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Saturday, January 31, 2009

Natural Gas Crisis Looming

Rockman has come up with a startling view of the near term future for natural gas in the US. He said he was ok with me starting a thread on this very important matter. Here are some of his quotes from the neighboring thread on drilling:

"...NG is where we'll see the big decline due to rigs being dropped. We're one of the big unconventional NG drillers and are dropping 40% of our rigs in the next few months as the contracts expire. The drop off in drilling combined with the steep decline rates of all those unconventional NG wells (which were the primary source of NG production increases in recent years) will result in significant supply drops in the next 12 to 24 months. Even if demand continues to fall as the economic contraction worsens we may see increasing NG prices down the road. And that's one more burden we won't need on top of every thing else."

"...I suspect the rig drop in the next few months will shock some folks. The down turn came very quick and companies responded as quickly. But the UNG wells take 2 to 3 months to drill. Add contractual commitments and it can take a company 5 or 6 months to completely shut down if they choose to do so. We and other companies are paying penalty fees in order to drop rigs faster.

And we see it daily on the personnel side. Rig workers at the bottom level are being dumped daily as well as salaries being cut for the keepers. As I type I’m working on a deep well in S La. There are a few young guys here with shiny new pick up trucks and worried faces. There are different job levels and many are being demoted to the next lower level. Essentially improving ability levels at a lower cost.

What I can't guess is how quickly production will fall. I might be too optimistic (for the consumer) by guessing it won't impact significantly for 18 to 24 months. If we have a colder then average winter (always the NG seller’s wet dream) there’s an outside chance we could see short term shortages as well as higher prices by next winter."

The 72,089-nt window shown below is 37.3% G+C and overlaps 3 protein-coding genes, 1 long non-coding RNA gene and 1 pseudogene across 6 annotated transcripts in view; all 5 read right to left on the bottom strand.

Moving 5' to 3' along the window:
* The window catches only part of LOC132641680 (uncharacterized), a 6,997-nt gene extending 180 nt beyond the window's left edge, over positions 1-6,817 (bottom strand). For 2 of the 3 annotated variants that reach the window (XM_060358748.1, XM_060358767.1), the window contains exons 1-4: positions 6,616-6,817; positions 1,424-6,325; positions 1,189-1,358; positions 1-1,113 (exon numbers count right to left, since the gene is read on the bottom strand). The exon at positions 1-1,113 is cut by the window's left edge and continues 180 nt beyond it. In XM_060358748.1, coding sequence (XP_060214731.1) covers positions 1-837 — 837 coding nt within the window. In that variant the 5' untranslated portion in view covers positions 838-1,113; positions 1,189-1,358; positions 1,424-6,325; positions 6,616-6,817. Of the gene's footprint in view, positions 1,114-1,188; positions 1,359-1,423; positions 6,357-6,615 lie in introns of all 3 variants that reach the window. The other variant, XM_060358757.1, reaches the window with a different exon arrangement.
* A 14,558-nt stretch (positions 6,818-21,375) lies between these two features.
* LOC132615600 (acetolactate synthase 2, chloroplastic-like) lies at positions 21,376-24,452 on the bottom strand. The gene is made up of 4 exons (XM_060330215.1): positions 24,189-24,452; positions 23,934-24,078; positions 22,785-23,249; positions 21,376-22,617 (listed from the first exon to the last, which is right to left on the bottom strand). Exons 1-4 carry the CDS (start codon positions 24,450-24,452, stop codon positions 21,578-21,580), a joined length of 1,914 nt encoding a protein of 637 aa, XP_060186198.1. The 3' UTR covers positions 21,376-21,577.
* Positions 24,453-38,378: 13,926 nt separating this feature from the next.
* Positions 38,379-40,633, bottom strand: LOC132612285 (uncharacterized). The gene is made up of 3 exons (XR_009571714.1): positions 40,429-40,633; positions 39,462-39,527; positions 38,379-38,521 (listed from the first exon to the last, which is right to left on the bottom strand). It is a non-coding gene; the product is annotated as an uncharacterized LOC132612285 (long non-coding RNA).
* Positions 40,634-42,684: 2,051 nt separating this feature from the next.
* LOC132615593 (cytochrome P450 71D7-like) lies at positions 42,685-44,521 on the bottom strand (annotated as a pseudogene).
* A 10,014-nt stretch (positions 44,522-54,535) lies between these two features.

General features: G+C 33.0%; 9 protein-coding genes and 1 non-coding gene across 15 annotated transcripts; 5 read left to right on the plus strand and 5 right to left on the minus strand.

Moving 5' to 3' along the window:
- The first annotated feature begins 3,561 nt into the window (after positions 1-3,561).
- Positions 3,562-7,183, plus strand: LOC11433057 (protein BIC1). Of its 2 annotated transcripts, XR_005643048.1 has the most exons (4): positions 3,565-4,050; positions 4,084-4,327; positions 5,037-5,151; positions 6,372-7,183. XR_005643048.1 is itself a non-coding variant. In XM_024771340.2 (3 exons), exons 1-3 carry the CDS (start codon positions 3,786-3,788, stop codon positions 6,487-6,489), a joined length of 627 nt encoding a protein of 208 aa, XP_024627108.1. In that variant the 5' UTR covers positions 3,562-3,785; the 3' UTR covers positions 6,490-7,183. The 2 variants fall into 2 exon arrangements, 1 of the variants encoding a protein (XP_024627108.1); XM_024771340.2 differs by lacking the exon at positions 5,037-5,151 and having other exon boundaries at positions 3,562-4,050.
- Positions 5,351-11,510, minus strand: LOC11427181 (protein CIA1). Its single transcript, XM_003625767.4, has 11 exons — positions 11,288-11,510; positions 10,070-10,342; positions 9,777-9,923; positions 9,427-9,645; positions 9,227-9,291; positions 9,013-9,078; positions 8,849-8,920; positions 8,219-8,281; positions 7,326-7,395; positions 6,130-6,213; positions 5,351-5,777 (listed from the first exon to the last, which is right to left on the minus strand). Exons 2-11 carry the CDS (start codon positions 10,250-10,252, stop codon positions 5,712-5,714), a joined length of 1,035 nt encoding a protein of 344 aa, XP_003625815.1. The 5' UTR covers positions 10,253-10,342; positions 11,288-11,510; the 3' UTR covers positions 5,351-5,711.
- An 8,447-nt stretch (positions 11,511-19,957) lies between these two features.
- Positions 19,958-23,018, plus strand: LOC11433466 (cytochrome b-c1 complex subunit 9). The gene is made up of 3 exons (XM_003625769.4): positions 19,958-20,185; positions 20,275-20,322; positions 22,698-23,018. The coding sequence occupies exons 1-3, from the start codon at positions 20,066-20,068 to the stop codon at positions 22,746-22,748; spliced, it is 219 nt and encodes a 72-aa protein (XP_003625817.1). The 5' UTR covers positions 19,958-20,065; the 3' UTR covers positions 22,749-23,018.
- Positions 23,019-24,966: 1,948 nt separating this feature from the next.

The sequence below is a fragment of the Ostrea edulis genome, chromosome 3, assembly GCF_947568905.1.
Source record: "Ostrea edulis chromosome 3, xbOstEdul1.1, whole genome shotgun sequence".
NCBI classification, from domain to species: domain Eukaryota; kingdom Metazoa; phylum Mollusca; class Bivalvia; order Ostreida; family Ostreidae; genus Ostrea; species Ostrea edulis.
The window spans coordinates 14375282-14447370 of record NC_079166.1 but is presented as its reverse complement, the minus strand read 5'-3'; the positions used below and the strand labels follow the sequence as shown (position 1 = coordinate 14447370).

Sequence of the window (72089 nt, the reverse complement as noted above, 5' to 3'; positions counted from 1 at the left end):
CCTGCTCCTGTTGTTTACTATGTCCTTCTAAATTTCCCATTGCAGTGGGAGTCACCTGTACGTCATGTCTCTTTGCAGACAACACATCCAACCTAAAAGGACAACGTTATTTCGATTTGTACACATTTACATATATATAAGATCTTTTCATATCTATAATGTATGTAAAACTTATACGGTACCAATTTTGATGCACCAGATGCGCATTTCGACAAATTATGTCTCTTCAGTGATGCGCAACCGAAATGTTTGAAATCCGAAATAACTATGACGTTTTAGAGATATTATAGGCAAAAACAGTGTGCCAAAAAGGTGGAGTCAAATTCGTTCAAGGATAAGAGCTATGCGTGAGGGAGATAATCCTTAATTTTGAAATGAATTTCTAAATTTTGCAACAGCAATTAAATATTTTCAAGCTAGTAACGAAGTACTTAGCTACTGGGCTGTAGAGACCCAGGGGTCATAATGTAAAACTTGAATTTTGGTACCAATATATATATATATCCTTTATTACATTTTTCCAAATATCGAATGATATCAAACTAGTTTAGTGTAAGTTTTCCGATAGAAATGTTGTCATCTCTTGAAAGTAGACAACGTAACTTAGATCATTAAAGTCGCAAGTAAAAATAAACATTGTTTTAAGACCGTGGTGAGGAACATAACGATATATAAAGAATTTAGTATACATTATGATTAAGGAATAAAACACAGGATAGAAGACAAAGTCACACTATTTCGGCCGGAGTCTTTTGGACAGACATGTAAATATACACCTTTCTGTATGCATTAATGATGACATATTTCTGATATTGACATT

...
"Until I saw our latest drilling schedule I figured we wouldn't see a big drop for 18+ months or so. And then only if the slow down stretched out. But when I saw us cutting back from 18 rigs to 3 rigs I wondered if it might hit you folks by next winter (it will hit us air conditioned folks hard in Texas too...a big chunk of our electricity comes from NG). Even a better chance of rougher times ahead if the others operators are cutting back to a similar degree. I don't have a data base that I can model the decline potential but perhaps someone hanging around TOD does. Qualitatively, I am concerned we could see much higher NG prices in the next winter cycle even if demand destruction continues. Higher unemployment and higher NG/electricity prices: truly painful times."

"The current NG rate is composed of a number of different types of reservoir drive types (with different decline profiles) of different ages (thus at different points in their decline lives). There are old conventional NG fields which individually produce small volumes but collectively add up to a good bit. The decline rates in these fields is generally low. Then there are other conventional reservoirs which are relatively new. Last summer the Deep Water Independence Hub pipeline system became active in the GOM. It came on close to 1 billion cubic ft per of NG. Fortunate timing because it made up almost exactly for the production soon to be lost from the hurricanes. Much of that lost production is still offline and coming back on slowly. But no way to project those gains. Those Deep Water NG fields have high initial rates but fairly quick declines (4 to 6 years) but not as rapid as the unconventional NG plays. And then there are the UNG wells themselves with high initial rates and then quick decline followed by a low decline but a potential long life at those low rates.

To come up with a projected US NG rate for the next couple of years one needs the numbers and age of wells in each category above and their current flow rates to generate even a rough production model. That is the lacking data base I refer to above. A rig count projection only gives a part of the model: how many wells won’t be drilled in the future. An important part of the model but only a portion. That data base isn’t so much lacking but beyond my time and logistic capabilities. The USGS could throw 4 or 5 folks at the task and come up with a fairly good projection in a month. The data is out there and all publicly available. Whether they know to do it, want to do it, have already done it and don’t want to tell the public….who knows. I can only offer a qualitative guess. The rapid rise of US NG rates were due largely to the UNG and the Deep Water GOM. Both have relatively high decline rates. Thus my final conclusion: we’ll see NG rates go down almost as quickly, just as quickly or even more quickly then they rose.

Whatever the case, it won’t be good for the economy. Whether it drives NG rates below demand even as that demand declines with a worsening economy remains to be seen. Remember: all NG reservoirs are always declining at some velocity. The UNG reservoirs at a very high velocity. It’s their relative percentage of the mix that will determine the potential impact. It was only the ever expanding UNG drilling that hid that overall decline from view."


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